(FORTUNE Magazine) – HIGH ON THE LIST of Apple Computer's talents is ''event marketing'' -- turning corporate announcements into extravaganzas that reap lavish press coverage. Lately, though, the press has been trumpeting events that the Cupertino, California, company would prefer not to publicize at all. From the end of May to the middle of June, Apple reorganized in a rush, fired 20% of its work force, announced that it would record its first-ever quarterly loss, saw its stock hit a three-year low of $14.25 a share, and stripped Steven P. Jobs, Apple's 30-year-old co-founder and chairman, of all operating authority. John Sculley, 46, president and chief executive, ruefully remarked that Apple's - moves were attracting as much attention as an episode of Dynasty. Jobs's fate has aroused intense speculation. Not just another brash young entrepreneur, he is the Johnny Appleseed of personal computing, the leading broadcaster of ''technology for the people.'' Until June, Jobs led the development and marketing of the Macintosh computer, an easy-to-use, technologically advanced machine on which Apple has staked its future. Many insiders are shocked by his removal; they fear Apple has lost the spirit and vision that made it into a business phenomenon. Says one: ''They've cut the heart out of Apple and substituted an artificial one. We'll just have to see how long it pumps.'' No players in the drama have explained publicly why Jobs came to grief. But several of them, promised anonymity, have revealed the essential details to FORTUNE. Though Jobs, a celebrated visionary, and Sculley, a driven corporate professional, are radically different personalities, they formed a strong bond. Sculley seems to retain an unusual affection for Jobs even today. ''I decided to change my life and come to Apple,'' he says, ''because of my admiration for Steve and what he had done. Our reorganization was all the more painful because we are such close friends.'' What emerges from Apple sources is a tale of adversity -- a general slump in the personal computer business and disappointing sales at the Mac division -- driving a wedge between Sculley and Jobs. Apple's board of directors, with strong-minded outsiders such as Arthur Rock, the San Francisco venture capitalist, played an important part in Jobs's downfall. On several occasions, beginning last December, the board goaded Sculley to assert his authority over the company. Even then, Sculley put off acting, partly from innate caution about radical organizational change and partly out of concern for Jobs's feelings. But Sculley was forced to reorganize, thus neutralizing Jobs, when he learned that the chairman was plotting to depose him. Viewed dispassionately, Apple's reorganization is a further step in an overhaul Sculley has been working on slowly since May 1983, when Jobs wooed him away from the presidency of Pepsi-Cola USA, the beverage subsidiary of PepsiCo. From the beginning, Sculley says, his mission was to teach Apple marketing and improve its response to retailers and customers. That meant merging the company's nine highly decentralized divisions, most of which had broad responsibility for a product line, into an organization structured according to such business functions as engineering, manufacturing, and marketing. One marketing group, for example, would handle advertising and promotion for all Apple products. Transforming Apple was a tougher task than Sculley first imagined. Under Jobs the company had acquired a near-maniacal focus on products: the chairman electrified Apple's corps with talk of ''insanely great'' new computers, and he made stars of product designers. By the beginning of 1984, though, Sculley had managed to consolidate Apple's divisions into just three: a sales division for all products, a division for the Apple II family of products, and one with the forthcoming Macintosh as its centerpiece and Jobs as its general manager. The organization appeared to work at first. Under Delbert W. Yocam, 41, a sober, buttoned-up Apple veteran who had risen through manufacturing, the Apple II division turned in a record performance. In calendar 1984 it sold an estimated 800,000 Apple IIe's and portable IIc's, ringing up revenues of nearly $1 billion. William V. Campbell, 44, an aggressive marketer and former football coach whom Sculley had hired away from Eastman Kodak, managed in less than two months to hire and train 360 people for Apple's field force selling to dealers. Jobs's division, having launched the Macintosh in January, sold some 250,000 Macs by year-end, less than its goal but more than the legendary IBM PC had achieved in its first year. The Mac division pulled in revenues of some $500 million, though the costs of introduction ate into profits. Hairline cracks in the Jobs-Sculley partnership showed up around October, as friction between the two product groups heated up. The Mac division, whose managers Apple had publicized as superstars, considered itself the company's elite. That spirit had helped it develop the technologically sophisticated Macintosh on a crash schedule, but it irritated Yocam's group. The Apple II division was producing more of the company's sales and most of the profits, yet the Mac division seemed to get all the perks. For a time these included free fruit juice and a masseur on call. According to several insiders, Jobs, a devout believer that new technology should supersede the old, couldn't abide the success of the venerable Apple II. Nor did he hide his feelings. He once addressed the Apple II marketing staff as members of the ''dull and boring product division.'' As chairman and largest stockholder, with an 11.3% block, Jobs was a disproportionately powerful general manager. And he had disproportionate enthusiasm for the Mac staff. Says one of them: ''He was so protective of us that whenever we complained about somebody outside the division, it was like unleashing a Doberman. Steve would get on the telephone and chew the guy out so fast your head would spin.'' AN EXECUTIVE who has left the Apple II division recalls seeing things from a different perspective: ''We used to say that the Mac people had God on their team.'' In February, Steve Wozniak, the company's other co-founder, designer of the original Apple computer and an engineer in Yocam's group, left in a huff. Apple might have endured these rivalries without a major upheaval had it not been for mounting business pressures. The company's stunning Christmas quarter, which lends a false sheen to reported results for the four quarters through March 1985, was followed by a worrisome winter and spring. For the first time ever, Apple had no back orders left over from Christmas; dealers were wallowing in inventory. Apple earned a record $46 million on sales of $698 million in the Christmas quarter, largely on the strength of the Apple II. But it cleared only $10 million on sales of $435 million for the three months that ended March 29. That was hardly more than the company's profits of $9.1 million on far smaller sales of $300 million for the comparable quarter of 1984. Jobs's Macintosh division had planned on selling 150,000 Macs over the Christmas season but fell short by 50,000 or so. Mac sales declined to an average of only 19,000 units a month in the first quarter of 1985, then fell further. Apple's stepped-up effort to sell the machine to businesses (FORTUNE, April 15) was making no headway. Some Apple executives blamed Michael Murray, 30, then director of Mac marketing. Research showed that the messages Murray had been trying to send the market weren't getting through. Recalls a former Mac staffer: ''Mac was being perceived as a cutesy, avocado machine for yuppies and their kids, not as an office machine or as the technology leader that it is.'' But product development was also in disarray. Jobs and his director of engineering, Robert L. Belleville, a brilliant designer, were missing schedules for crucial parts of the Mac system. They were months behind, for example, with a large disk drive that would help Mac run sophisticated software programs for business and make it easier for users to share information. As Mac sales kept heading south, Jobs and Sculley started bickering. Until this year Jobs seemed to be the chief executive's mesmerizing alter ego. ''John adored Steve,'' says one Apple executive. ''They would finish each other's sentences.'' Even Sculley admits that, ''like many people, I fell under the sway of Steve's charisma.'' But Sculley, who thinks that part of his job was to ''help Steve grow as a manager,'' was pressuring Jobs to deliver new products on time. Jobs retorted that Sculley didn't understand the nuts and bolts of the business or how products were developed. In conversations with friends at Apple, Jobs started questioning Sculley's competence. By early April the backbiting reached a point where Sculley scolded Jobs about it. Jobs felt the dressing-down was just a ''lovers' quarrel.'' Sculley, informants make clear, felt otherwise. The rift between the two men widened at the April 11 board meeting. For months Apple's top managers and board members had been discussing a reorganization, part of which called for bringing in a more seasoned manager to run the Mac division. At times Jobs seemed to accept the idea and had hinted he might like to run a new research and development operation within the company. At other times he seemed to worry that bringing in someone who had not been part of the Mac development team would sap the division's spirit. One of Jobs's lieutenants recalls that ''Steve was genuinely frightened that a blue-suited marketer with an MBA wouldn't understand Mac's technological possibilities. He didn't want any bozos around whom he couldn't control.'' At the board meeting, the directors urged Sculley to make it clear that he was the chief executive officer. Sculley answered that it was hard to act as a C.E.O. when he had to boss a general manager of the Mac division who happened to be chairman of the board. At a meeting unpleasant for all, the board resolved that its chairman would relinquish his Mac position. According to his friends, Jobs has not forgiven Sculley for what seemed to him a cruel surprise attack.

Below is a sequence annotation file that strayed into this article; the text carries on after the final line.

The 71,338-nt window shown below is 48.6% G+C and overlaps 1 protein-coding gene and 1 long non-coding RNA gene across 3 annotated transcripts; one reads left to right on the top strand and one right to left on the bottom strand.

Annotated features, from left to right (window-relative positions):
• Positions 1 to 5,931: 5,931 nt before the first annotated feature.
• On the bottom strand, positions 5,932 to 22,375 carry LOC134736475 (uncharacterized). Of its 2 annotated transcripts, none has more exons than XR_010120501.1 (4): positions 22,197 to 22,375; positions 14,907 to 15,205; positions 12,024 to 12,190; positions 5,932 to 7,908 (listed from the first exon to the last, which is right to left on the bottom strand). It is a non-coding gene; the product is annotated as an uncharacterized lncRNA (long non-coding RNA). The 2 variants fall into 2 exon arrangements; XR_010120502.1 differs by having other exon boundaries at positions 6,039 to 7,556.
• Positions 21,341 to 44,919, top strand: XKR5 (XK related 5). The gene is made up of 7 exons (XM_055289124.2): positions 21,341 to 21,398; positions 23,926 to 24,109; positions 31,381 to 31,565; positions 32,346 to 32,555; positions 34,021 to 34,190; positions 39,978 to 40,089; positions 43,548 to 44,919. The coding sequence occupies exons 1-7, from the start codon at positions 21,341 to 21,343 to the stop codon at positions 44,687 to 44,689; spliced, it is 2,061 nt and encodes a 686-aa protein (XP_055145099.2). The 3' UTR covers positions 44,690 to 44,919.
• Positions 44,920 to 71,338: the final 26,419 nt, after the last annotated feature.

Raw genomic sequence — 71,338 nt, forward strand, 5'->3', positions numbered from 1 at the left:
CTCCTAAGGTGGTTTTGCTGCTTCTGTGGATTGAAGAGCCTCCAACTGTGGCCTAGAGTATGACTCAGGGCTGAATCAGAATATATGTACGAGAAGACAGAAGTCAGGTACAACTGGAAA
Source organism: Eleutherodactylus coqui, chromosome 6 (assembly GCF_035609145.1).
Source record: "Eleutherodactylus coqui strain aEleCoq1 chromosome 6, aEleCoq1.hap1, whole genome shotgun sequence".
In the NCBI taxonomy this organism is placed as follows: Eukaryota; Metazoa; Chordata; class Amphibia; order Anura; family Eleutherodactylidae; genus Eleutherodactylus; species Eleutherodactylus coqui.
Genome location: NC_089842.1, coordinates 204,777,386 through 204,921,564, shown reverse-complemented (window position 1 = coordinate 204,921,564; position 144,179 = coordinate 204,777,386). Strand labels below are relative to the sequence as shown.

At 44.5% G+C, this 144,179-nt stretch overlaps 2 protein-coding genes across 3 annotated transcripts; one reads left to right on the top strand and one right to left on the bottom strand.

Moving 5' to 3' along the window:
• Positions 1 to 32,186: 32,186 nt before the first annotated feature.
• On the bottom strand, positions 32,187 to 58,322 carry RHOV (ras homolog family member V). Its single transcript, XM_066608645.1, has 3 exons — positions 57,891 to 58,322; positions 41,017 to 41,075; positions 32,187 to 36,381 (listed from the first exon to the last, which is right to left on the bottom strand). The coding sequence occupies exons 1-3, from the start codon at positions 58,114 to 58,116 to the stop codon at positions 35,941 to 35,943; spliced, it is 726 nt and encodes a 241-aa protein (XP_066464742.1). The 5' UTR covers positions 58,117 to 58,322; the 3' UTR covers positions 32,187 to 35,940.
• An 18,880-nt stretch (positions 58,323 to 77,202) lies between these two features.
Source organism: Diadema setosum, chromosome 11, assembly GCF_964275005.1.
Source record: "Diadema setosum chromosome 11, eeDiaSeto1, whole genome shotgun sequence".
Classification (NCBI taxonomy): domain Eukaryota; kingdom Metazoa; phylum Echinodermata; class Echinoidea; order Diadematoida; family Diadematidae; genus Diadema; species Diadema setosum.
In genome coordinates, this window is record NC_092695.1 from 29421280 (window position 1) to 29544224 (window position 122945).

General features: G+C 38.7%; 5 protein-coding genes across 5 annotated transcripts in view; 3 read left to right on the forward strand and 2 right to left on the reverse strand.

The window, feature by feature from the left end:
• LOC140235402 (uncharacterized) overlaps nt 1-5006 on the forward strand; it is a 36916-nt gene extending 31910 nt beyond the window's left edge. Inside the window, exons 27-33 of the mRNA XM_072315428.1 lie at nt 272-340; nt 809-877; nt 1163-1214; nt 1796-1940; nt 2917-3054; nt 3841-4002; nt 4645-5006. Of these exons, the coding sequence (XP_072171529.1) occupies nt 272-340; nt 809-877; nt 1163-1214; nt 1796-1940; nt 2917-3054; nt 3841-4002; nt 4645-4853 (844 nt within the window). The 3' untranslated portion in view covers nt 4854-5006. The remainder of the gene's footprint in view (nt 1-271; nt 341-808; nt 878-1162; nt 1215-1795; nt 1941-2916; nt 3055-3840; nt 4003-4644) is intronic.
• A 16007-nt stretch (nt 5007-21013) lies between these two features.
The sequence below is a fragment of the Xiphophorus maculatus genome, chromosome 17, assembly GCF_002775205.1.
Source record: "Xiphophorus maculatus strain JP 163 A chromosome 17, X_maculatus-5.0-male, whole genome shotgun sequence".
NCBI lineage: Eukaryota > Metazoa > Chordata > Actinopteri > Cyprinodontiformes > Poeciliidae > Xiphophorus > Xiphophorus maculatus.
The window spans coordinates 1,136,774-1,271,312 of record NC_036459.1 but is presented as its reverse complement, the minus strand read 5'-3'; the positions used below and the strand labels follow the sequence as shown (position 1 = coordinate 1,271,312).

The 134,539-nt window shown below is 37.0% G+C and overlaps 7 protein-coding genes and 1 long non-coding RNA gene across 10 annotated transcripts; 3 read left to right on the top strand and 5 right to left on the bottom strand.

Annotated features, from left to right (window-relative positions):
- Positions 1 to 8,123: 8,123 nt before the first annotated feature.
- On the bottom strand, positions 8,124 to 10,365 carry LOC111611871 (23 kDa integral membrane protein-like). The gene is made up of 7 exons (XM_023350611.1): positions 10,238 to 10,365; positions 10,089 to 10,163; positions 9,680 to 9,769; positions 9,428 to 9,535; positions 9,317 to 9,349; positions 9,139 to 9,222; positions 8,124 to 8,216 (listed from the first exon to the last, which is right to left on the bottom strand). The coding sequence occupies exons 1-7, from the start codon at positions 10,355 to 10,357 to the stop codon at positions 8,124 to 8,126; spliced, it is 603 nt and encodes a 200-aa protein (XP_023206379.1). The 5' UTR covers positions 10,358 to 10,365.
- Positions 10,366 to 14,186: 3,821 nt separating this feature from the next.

But nobody had set a schedule for Jobs's abdication, and in the following weeks he seemed to forget the meaning of the board's resolution. ''In John's mind, it was to be a phase-out, but in Steve's it was a reprieve,'' says a source close to both. The difference in perception led to the final eruption. As part of their plan to strengthen the Mac division, both Sculley and Jobs had been courting Jean-Louis Gassee, 41, head of Apple France, as an eventual replacement for Jobs. Gassee, a strong-willed and erudite mathematician who had built his own electronic calculator at the age of 14, was responsible for turning Apple France into the company's fastest-growing and most profitable foreign division. Despite his arrogance, Gassee was a respected veteran of Hewlett-Packard and Data General. Sculley planned to move Gassee into the Mac division as marketing director and make him general manager at some unspecified date, and Jobs agreed; Gassee insisted on getting a written guarantee pinning down the date of his promotion to general manager. JOBS WAS OUTRAGED by this demand. He felt that Gassee should first prove himself in the Mac division, as other managers had. But Jobs also seems to have had second thoughts about relinquishing his own authority and about what power would be left to him if the Mac division disappeared in a restructuring. Jobs began suggesting to his friends that Apple was too small for both Sculley and himself: the board would have to choose between them. The day after Apple announced that Gassee would become marketing manager for the Macintosh, Jobs called together his top aides -- Murray, Belleville, Deborah Coleman, Mac's manufacturing director, and Susan Barnes, the controller -- at the Mac building in Cupertino. Jobs asked, in a hypothetical vein, whether these managers would stick with him if forced to choose between Jobs and Sculley. They all said yes, but with more reluctance than enthusiasm. Thus began a one-week attempt at a coup. Reportedly, Jobs had already been testing his standing in talks with some directors, as well as members of the executive committee, including Yocam, Campbell, and Jay Elliot, vice president for human resources. Though one director told him that the board was behind Sculley -- and that the chairman should stop being childish -- Jobs apparently thought he had a good chance to topple the chief executive. On Thursday, May 23, Jobs told his aides that Sculley wanted him out. The response was gratifying: they urged him to fight back and proposed calling the directors individually to win them over to the chairman's side. Sculley got wind of the plot almost instantly. At a 9 A.M. meeting of the executive committee the following day, attended by Jobs, the chief executive laid bare Jobs's machinations. Sculley firmly stated that he was the one who was running Apple. In a tense roundtable discussion that lasted three hours, the committee tried to find some future role for Jobs and failed. Reportedly, Jobs maintained unusual self-control during the ordeal, while Yocam and Campbell found it excruciating since they felt unable to speak in support of either Jobs or Sculley. At last, Jobs volunteered to take a long-planned vacation and to return after the reorganization was complete. After his meeting with Sculley, he called his own top executives together. At 1:07 P.M., says one who noted the time, he tearfully declared that he was resigning from Apple. As he headed for the door, Barnes, also crying, rose to restrain him, and so did Coleman. Murray pleaded with Jobs not to go, saying that if he did, his life, the lives of his staff, and the history of Apple would be changed irrevocably. Belleville resigned immediately. Eventually, Jobs's aides convinced him that he still had a future at Apple. Over Memorial Day weekend, Jobs had a long talk with Sculley and again tried -- in vain -- to retain some sort of operating job at Apple. That Monday night, Jobs held a dinner at his large stucco house in Woodside for Barnes, Belleville, Coleman, Murray, and board member A. C. ''Mike'' Markkula Jr., a former Apple president who owns 9% of the stock. Though the talk centered on Apple's business problems, Jobs seemed to be trying to sway Markkula and through him the board. Markkula, eschewing the whole-wheat pizzas being served, nibbled on some cherries. He said little, other than telling the Mac executives that the board would soon carry out a reorganization. For Jobs, though, time had run out. The next night, sources close to Jobs say, he learned by phone from Sculley that the company's reorganization plans included absolutely no operating role for the chairman. Sculley and his staff -- Jobs didn't show -- carved the new Apple in two marathon meetings on May 29 and 30. The structure, announced May 31, is almost entirely functional: Yocam runs all of Apple's engineering, manufacturing, and distribution. Gassee, who reports to Yocam, is in charge of product development. Campbell is responsible for U.S. marketing and sales. Two weeks later, Apple announced that it would permanently close three of its six factories by September and would terminate 1,200 full-time employees, including part of the field sales staff only recently hired and trained. Most security analysts estimate the company will show a pretax loss of $30 million ( for the quarter that ended in June and post per-share earnings for fiscal 1985, which ends on September 30, of 70 cents, vs. $1.05 last year. Even Jobs's strongest supporters consider the new setup a plus for Apple. The company has a chance to present one face to dealers and customers. That should help especially with business prospects, who have been put off by the turmoil and the conflicting messages from rival product divisions. Apple is following several promising paths that Jobs opposed. The great strength of the original Apple II as well as the IBM PC is that they attracted swarms of outside suppliers whose specialized add-on hardware and software vastly expanded the markets for those machines. Yet Jobs, believing that the personal computer should become as simple to use as a telephone, loaded the Mac with special software that makes it a daunting task for programmers to write new software. The Mac division had also insisted that the new machine, unlike the Apple II and IBM PC, have no slots into which outside manufacturers could slide printed circuit boards for, say, expanding the computer's memory or adding a superfast mathematical processor. In late June, during his first public appearance since the reorganization, Sculley declared that Apple would make every effort to open up the Mac to third-party hardware and software companies. Sculley also plans to set up a group to deal with other computer companies known to be interested in using Macs as terminals for their mainframes. These manufacturers have hitherto met a confused reception at Apple, as well as occasional derision from Jobs. One way to make Mac more appealing to businesses is to fill out the product line with equipment they want -- such as large disk drives -- and with more powerful versions of the machine itself. Gassee is closemouthed about his plans, but by year-end Apple should be shipping devices that enable different Macs to share the same corporate data and programs. By next year the company will probably unveil a Mac with vastly expanded memory and the ability to accept a broader range of peripheral gear. The other requisite for putting Macs into businesses is effective distribution. Earlier this year, partly to calm the ire of dealers, Apple throttled back its efforts to sell directly to corporations. Now Campbell is trying to help Apple dealers compete with the direct sales forces of IBM and other rivals by inundating them with technical training. He also hopes to sell , Macs jointly with mainframe companies that want to hawk the machine as part of their own computer systems. APPLE IS in little danger of becoming another corpse in the personal computer wars. Though earnings are melting, the company sits on an estimated $190 million in cash and has no long-term debt. In the aftermath of Jobs's defeat, however, the company is fragile in human terms; it's quivering with threats and rumors of resignations by employees who are still loyal to the chairman. What Apple must do is hold together and carry out the latest product and marketing plans. To remain a strong contender in the long run, the company will also need the kinds of breakthrough products to which Jobs is devoted. Though Apple hopes to retain Jobs, it's unclear whether he will stay on. In recent weeks he has seemed content to perform ambassadorial roles -- promoting the Macintosh in French universities and jetting to the Soviet Union to check out opportunities for selling computers. But Jobs has also talked of selling his stock -- recently worth about $120 million -- to endow a new R&D outfit that he would head. If he does leave, the company will lose a champion of innovation, a foe of bureaucracy, and a priceless proselytizer to the rest of the world. BOX: INVESTOR'S SNAPSHOT APPLE COMPUTER SALES (LATEST FOUR QUARTERS) $2.0 BILLION CHANGE FROM YEAR EARLIER UP 76% NET PROFIT $105.2 MILLION CHANGE UP 138% RETURN ON COMMON STOCKHOLDERS' EQUITY 20% FIVE-YEAR AVERAGE 25% RECENT SHARE PRICE $17.50 PRICE/EARNINGS MULTIPLE 11 TOTAL RETURN TO INVESTORS (12 MONTHS TO 7/5) -29% PRINCIPAL MARKET OTC Explanatory notes: page 112